He highlights some of the innovations made in Africa including the solar powered hand washing stations made in Ghana to address the spread of COVID-19, Madagascar's “promise of new treatment” and Senegal’s test kits that are now saving lives throughout the continent.

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Africans have also been called upon on their liberation day to mobilize domestic resources to make universal healthcare a reality. According to CALAR members, economic justice must include quality public healthcare for all.

“In April 2001, African Union member states agreed to allocate at least 15 percent of their annual budgets to health. Nearly 2 decades later, most countries have fallen far from the mark. COVID-19 is an opportunity to hit the reset button,” the coalition members say and announce, “We reject the push by the World Bank and the International Monetary Fund to privatize essential services, including health.”

In their declaration, the members of CALAR also address the importance of protecting the planet and its people and democratizing all essential services. 

“We demand full commitment to women and girls as leaders, entrepreneurs, and agents of change,” the coalition members note and add, “We will not be fully free until we decolonize our minds and maximize the creativity of our youth... Let us honor the sacrifices of our ancestors and demand leadership that puts the interests of the people first.”

“We must harness Africa’s blessings of sun and wind to power new jobs, grow our own food, and drive a more just economic development model,” they say in the collective declaration.

The activists have called upon the African Union, national leaders, faith-based institutions, social movements, civil societies, the diaspora “and all people of good will to free ourselves from the shackles of oppression; break from the tutelage of the West and China; and promote accountability at all levels of human interaction.”

“We stand as a bridge to the blessings of future generations. Let us remain strong, as spider webs united, believing, and living our Creator endowed rights to dignity and justice,” they say and add, “Let us unite to liberate ourselves! The Future is Ours!”

Speaking on the sidelines of the declaration, Fr. Okure has called upon Africans on the continent and in other parts of the world “to free Africa from the stranglehold that keeps Mama Africa’s children in poverty.”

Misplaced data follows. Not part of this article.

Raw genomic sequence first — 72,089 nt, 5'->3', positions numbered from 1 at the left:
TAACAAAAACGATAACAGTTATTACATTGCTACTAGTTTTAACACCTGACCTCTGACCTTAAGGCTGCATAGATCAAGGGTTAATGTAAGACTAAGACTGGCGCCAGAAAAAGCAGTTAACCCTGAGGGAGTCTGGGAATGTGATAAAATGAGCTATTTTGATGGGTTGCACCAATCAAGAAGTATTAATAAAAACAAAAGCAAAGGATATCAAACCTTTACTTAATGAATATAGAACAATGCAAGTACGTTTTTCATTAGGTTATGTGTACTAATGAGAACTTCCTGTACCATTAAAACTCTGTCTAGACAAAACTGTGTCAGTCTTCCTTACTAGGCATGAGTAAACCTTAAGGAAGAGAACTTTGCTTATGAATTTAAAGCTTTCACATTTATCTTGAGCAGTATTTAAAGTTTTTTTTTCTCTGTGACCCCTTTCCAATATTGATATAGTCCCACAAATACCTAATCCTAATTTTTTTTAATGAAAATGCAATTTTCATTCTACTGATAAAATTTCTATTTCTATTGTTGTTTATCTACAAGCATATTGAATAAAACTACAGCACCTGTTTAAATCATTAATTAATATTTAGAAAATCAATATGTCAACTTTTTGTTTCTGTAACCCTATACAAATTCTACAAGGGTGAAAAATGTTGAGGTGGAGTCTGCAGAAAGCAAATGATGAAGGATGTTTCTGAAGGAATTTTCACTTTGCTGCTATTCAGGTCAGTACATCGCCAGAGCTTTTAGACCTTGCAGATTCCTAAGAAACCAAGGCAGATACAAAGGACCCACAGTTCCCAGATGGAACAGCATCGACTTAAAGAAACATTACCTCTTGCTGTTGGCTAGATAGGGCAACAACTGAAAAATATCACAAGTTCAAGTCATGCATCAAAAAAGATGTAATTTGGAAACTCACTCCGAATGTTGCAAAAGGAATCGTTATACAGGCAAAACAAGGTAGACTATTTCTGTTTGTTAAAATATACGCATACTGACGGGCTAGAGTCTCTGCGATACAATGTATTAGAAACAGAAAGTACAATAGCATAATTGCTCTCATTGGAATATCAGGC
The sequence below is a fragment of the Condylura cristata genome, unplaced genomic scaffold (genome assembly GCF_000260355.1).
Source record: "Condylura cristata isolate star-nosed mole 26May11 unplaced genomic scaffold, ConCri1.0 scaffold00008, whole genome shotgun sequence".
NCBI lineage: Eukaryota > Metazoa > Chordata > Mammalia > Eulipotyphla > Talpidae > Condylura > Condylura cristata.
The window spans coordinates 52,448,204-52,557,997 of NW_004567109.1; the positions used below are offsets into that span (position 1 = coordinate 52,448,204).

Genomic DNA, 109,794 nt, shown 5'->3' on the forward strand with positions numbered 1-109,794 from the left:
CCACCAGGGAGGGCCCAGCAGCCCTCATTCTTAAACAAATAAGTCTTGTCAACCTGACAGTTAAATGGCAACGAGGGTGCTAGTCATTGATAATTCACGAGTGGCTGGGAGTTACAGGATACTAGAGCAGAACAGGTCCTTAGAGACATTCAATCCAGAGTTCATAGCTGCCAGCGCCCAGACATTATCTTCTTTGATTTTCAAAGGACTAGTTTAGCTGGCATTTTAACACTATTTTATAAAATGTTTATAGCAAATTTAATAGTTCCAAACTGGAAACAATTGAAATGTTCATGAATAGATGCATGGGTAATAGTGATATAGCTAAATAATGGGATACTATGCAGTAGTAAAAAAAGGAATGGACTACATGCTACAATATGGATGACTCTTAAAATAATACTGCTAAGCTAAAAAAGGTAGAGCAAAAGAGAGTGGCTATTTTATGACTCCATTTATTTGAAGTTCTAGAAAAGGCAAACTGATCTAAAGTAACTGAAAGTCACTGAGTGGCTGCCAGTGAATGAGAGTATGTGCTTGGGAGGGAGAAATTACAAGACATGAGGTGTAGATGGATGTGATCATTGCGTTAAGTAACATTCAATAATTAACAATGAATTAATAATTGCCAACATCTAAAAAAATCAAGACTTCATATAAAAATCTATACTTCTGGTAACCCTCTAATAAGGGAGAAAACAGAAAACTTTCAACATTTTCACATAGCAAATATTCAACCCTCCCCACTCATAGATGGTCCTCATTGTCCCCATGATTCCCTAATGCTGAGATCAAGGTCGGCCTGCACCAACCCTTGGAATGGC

“We invite faith-based groups, civil society organizations, individuals and active groups who are ready to join in this undertaking to collaborate to free Africa from the stranglehold that keeps Mama Africa’s children in poverty conditions so as to restore Africans to their endowed dignity,” say Fr. Okure who is a member of the Dominican Order.

In his view, “The situation is urgent, especially given the fault-lines revealed by COVID-19, and requires a sustained effort of all collaborators.”

On her part, Sr. Teresa Okure of the Society of the Holy Child Jesus (SHCJ) who participated in the drafting of the declaration, has urged Africans to liberate themselves from world powers that seem keen “to take possession of Mama Africa,” specifying China.

“We are like town criers calling on all Africans at home and abroad to wake up and let us team up to liberate ourselves and our beloved continent from the shackles of colonialism, neo-colonialism, multifaceted exploitation and the insidious, subtle agenda of the Chinese to take possession of Mama Africa and populate it with the unwanted excess of its two billion population,” Sr. Teresa says in a message shared with ACI Africa on the occasion of Africa Day.

She adds in reference to those keen on exploiting Africa, “They will not succeed, by God's grace, unless we fail to cooperate with God. May God forbid that we should allow them.”

The professor of New Testament and gender hermeneutics at the Catholic Institute of West Africa (CIWA) in Port Harcourt, Nigeria adds, “This Declaration is a town crying "Wake Up" call to all Africans. Once we are fully awake and aware together, we can take progressively swift and sustainable actions together to arrive at our goal.”

Agnes Aineah is a Kenyan journalist with a background in digital and newspaper reporting. She holds a Master of Arts in Digital Journalism from the Aga Khan University, Graduate School of Media and Communications and a Bachelor's Degree in Linguistics, Media and Communications from Kenya's Moi University. Agnes currently serves as a journalist for ACI Africa.